Although negative vs positive experierences are important variables, it has also been argued that the offset of childhood amnesia is directly related to the child's growing vocabulary (Freud, 1905; Waldvogel, 1948). If true then it might be expected that first recallable memories would be predominantly verbal and include statements or words uttered by the child or family member, etc.
However, if first memories are visual and pictorial, this might indicate that the non-verbal visual, pictorial, emotional, and personal memory centers of the right hemisphere (Berckmoes & Stroobant, 2003; Cimino, et al. 1991; Evans et al., 1995; Joseph, 1988a,b; Levy & Heller, 1992; Wechsler, 1973) mature before the language-dominant left hemisphere which is dominant for non-emotional verbal memory (Fletcher & Henson, 2001; Morcom, et al., 2003).
Thus, one of the purposes of this study was to determine if negative memories are formed at a significantly later age than positive memories and if these memories are predominantly visual or verbal.
Prospective adult participants were approached between the hours of 11:30 A.M. and 1:30 P.M., at four major public locations in the city of San Jose, California (population 800,000), and were asked and told the following: "I am conducting a survey on early childhood memories. Could I take just a few minutes of your time to ask you a few questions about your earliest memories?"
A total of 132 adult males and females were solicited in this fashion. Thirty five initially declined to participate, giving reasons such as "this is my lunch hour," or "I've got just a few minutes to get back to work." However, three of these individuals later approached this examiner and indicated a willingness to participate. A total of 50 women and 50 men, aged 18-51, agreed to serve as participants in this survey.
All participants were asked the following questions in the following manner: "If you think back to when you were a child, what is your very first memory? Your earliest memory?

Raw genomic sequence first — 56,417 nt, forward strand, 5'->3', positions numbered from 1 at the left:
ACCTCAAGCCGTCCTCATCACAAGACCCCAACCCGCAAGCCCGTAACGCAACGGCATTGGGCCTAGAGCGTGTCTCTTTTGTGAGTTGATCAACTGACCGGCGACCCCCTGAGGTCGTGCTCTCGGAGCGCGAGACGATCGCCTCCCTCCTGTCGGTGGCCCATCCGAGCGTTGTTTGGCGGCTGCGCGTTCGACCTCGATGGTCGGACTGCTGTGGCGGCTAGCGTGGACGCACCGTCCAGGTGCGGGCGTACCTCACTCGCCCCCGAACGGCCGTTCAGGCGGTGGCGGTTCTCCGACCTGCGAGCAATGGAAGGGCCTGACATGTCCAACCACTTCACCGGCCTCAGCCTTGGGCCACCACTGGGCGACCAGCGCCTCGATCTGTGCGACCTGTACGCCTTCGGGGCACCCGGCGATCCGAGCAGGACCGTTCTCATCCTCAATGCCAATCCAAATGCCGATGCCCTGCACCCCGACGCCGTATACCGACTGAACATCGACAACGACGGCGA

If participants did not understand the question, they were told the following: "For example, one fellow said that his very first memory was his mother buying him a rocking chair. That was as far back as he could remember. What is your earliest memory, and how old were you when this happened?"
As per age, if participants stated: "three" or "two and a half" or "between four and five," and so on, these responses were respectively scored as "3" or "2.5" or "3.5."
Once this information was provided, and in order to clarify and verify the visual-pictorial, verbal, or verbal-visual-pictorial nature of the memory, participants were asked: "Is this purely a visual picture-like memory, or does it have any words and sentences that you can clearly remember?"
If the first recallable memory did not have clear verbal components, participants were later asked: "What is the very first memory you can remember that has words or sentences in it? Something someone said, or that you said, and that you can clearly remember?"
Since 75% of first memories reported were clearly visual-pictorial, most participants were also asked for a first verbal memory.
If the participant stated, "I remember standing in my crib and I kept saying, ducky," or "I was hiding under my bed and my mother was calling me," these responses were scored as a verbal-visual memory as they had both visual and verbal components (verified by further questioning). Subjects were then asked for the age at which this event occurred.
If participant could not recall a childhood memory that contained explicit or vague words or sentences, this was noted. Hence, as there were no reported memories that were purely verbal, all responses were scored as visual-pictorial or verbal-visual.
After providing a first memory, participants were all asked: "Is this a positive memory, or a negative memory, or is it neutral?" This question was then repeated if participants were able to provide an additional verbal-visual memory.
Lastly, participants were asked their current age; and any questions they might have had about this survey were answered.
The average age of first visual memory for females was found to be 3.31 and for males, 3.75, whereas the average age for neutral, positive, and negative memories were found to be 2.93, 3.25, and 5.47 respectively.